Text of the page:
Broadly protective vaccines against SARS-related coronaviruses that may cause future outbreaks are urgently needed. The SARS-CoV-2 spike receptor-binding domain (RBD) comprises two regions, the core-RBD and the receptor-binding motif (RBM); the former is structurally conserved between SARS-CoV-2 and SARS-CoV. Here, in order to elicit humoral responses to the more conserved core-RBD, we introduced N-linked glycans onto RBM surfaces of the SARS-CoV-2 RBD and used them as immunogens in a mouse model. We found that glycan addition elicited higher proportions of the core-RBD–specific germinal center (GC) B cells and antibody responses, thereby manifesting significant neutralizing activity for SARS-CoV, SARS-CoV-2, and the bat WIV1-CoV. These results have implications for the design of SARS-like virus vaccines.
Journal of Experimental Medicine, Volume 218; https://doi.org/10.1084/jem.20202669
Glioblastoma ranks among the most lethal of primary brain malignancies, with glioblastoma stem cells (GSCs) at the apex of tumor cellular hierarchies. Here, to discover novel therapeutic GSC targets, we interrogated gene expression profiles from GSCs, differentiated glioblastoma cells (DGCs), and neural stem cells (NSCs), revealing EYA2 as preferentially expressed by GSCs. Targeting EYA2 impaired GSC maintenance and induced cell cycle arrest, apoptosis, and loss of self-renewal. EYA2 displayed novel localization to centrosomes in GSCs, and EYA2 tyrosine (Tyr) phosphatase activity was essential for proper mitotic spindle assembly and survival of GSCs. Inhibition of the EYA2 Tyr phosphatase activity, via genetic or pharmacological means, mimicked EYA2 loss in GSCs in vitro and extended the survival of tumor-bearing mice. Supporting the clinical relevance of these findings, EYA2 portends poor patient prognosis in glioblastoma. Collectively, our data indicate that EYA2 phosphatase function plays selective critical roles in the growth and survival of GSCs, potentially offering a high therapeutic index for EYA2 inhibitors.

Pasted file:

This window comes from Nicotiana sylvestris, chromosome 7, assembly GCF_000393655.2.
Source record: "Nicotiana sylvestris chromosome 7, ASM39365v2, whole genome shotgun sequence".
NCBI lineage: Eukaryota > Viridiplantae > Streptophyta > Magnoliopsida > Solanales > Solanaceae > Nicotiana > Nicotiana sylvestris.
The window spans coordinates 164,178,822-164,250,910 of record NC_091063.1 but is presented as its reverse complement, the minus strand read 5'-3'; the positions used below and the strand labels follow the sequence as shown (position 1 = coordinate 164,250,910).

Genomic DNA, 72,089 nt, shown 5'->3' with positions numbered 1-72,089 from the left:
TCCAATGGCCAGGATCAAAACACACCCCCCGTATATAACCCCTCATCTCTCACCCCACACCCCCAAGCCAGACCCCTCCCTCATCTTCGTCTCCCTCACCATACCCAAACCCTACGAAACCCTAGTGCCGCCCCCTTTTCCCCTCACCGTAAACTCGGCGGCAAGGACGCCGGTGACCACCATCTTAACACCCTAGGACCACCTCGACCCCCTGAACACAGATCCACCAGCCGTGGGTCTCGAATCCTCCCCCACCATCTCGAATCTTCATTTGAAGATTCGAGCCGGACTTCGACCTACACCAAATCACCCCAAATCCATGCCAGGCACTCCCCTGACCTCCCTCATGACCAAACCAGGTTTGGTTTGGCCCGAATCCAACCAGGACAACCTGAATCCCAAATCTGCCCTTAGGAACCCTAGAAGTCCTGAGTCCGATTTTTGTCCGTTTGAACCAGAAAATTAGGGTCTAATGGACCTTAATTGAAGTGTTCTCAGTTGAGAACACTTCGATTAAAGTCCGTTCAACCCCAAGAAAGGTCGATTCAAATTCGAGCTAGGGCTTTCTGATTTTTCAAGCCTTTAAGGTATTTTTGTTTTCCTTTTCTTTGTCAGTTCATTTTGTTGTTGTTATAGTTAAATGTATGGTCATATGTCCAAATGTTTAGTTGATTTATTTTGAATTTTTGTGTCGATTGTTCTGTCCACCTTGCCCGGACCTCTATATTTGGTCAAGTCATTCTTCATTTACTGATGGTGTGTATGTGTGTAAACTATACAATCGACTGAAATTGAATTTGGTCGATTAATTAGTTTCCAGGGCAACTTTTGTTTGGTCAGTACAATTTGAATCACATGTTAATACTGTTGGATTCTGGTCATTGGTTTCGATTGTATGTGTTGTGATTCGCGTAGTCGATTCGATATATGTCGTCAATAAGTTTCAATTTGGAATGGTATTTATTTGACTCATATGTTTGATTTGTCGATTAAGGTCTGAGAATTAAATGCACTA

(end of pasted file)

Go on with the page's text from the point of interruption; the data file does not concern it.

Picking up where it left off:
Journal of Experimental Medicine, Volume 218; https://doi.org/10.1084/jem.20210235
Development of the immune system can be influenced by diverse extrinsic and intrinsic factors that influence the risk of disease. Severe early life respiratory syncytial virus (RSV) infection is associated with persistent immune alterations. Previously, our group had shown that adult mice orally supplemented with Lactobacillus johnsonii exhibited decreased airway immunopathology following RSV infection. Here, we demonstrate that offspring of mice supplemented with L. johnsonii exhibit reduced airway mucus and Th2 cell–mediated response to RSV infection. Maternal supplementation resulted in a consistent gut microbiome in mothers and their offspring. Importantly, supplemented maternal plasma and breastmilk, and offspring plasma, exhibited decreased inflammatory metabolites. Cross-fostering studies showed that prenatal Lactobacillus exposure led to decreased Th2 cytokines and lung inflammation following RSV infection, while postnatal Lactobacillus exposure diminished goblet cell hypertrophy and mucus production in the lung in response to airway infection. These studies demonstrate that Lactobacillus modulation of the maternal microbiome and associated metabolic reprogramming enhance airway protection against RSV in neonates.
Journal of Experimental Medicine, Volume 218; https://doi.org/10.1084/jem.2021047909292021c